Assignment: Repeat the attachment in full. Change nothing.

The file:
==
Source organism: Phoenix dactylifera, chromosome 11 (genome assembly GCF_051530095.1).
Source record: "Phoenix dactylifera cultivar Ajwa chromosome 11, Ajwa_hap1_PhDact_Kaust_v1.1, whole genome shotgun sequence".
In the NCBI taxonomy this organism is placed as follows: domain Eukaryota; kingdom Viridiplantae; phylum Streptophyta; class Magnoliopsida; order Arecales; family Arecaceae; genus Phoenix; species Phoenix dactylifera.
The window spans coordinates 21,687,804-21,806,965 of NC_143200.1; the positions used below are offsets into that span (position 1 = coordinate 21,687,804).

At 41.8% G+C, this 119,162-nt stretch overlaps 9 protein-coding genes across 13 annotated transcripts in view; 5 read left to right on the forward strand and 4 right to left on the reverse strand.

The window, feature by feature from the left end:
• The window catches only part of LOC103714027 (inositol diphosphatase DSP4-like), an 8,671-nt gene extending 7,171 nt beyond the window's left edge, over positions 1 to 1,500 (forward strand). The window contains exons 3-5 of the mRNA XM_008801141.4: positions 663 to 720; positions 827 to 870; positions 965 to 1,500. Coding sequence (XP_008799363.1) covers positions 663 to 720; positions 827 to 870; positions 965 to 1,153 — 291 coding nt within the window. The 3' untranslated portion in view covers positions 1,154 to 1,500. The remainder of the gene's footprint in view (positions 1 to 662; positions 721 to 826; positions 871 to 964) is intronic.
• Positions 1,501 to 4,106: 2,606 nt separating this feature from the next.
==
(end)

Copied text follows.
Source organism: Phoenix dactylifera, chromosome 11 (genome assembly GCF_051530095.1).
Source record: "Phoenix dactylifera cultivar Ajwa chromosome 11, Ajwa_hap1_PhDact_Kaust_v1.1, whole genome shotgun sequence".
In the NCBI taxonomy this organism is placed as follows: domain Eukaryota; kingdom Viridiplantae; phylum Streptophyta; class Magnoliopsida; order Arecales; family Arecaceae; genus Phoenix; species Phoenix dactylifera.
The window spans coordinates 21,687,804-21,806,965 of NC_143200.1; the positions used below are offsets into that span (position 1 = coordinate 21,687,804).

At 41.8% G+C, this 119,162-nt stretch overlaps 9 protein-coding genes across 13 annotated transcripts in view; 5 read left to right on the forward strand and 4 right to left on the reverse strand.

The window, feature by feature from the left end:
• The window catches only part of LOC103714027 (inositol diphosphatase DSP4-like), an 8,671-nt gene extending 7,171 nt beyond the window's left edge, over positions 1 to 1,500 (forward strand). The window contains exons 3-5 of the mRNA XM_008801141.4: positions 663 to 720; positions 827 to 870; positions 965 to 1,500. Coding sequence (XP_008799363.1) covers positions 663 to 720; positions 827 to 870; positions 965 to 1,153 — 291 coding nt within the window. The 3' untranslated portion in view covers positions 1,154 to 1,500. The remainder of the gene's footprint in view (positions 1 to 662; positions 721 to 826; positions 871 to 964) is intronic.
• Positions 1,501 to 4,106: 2,606 nt separating this feature from the next.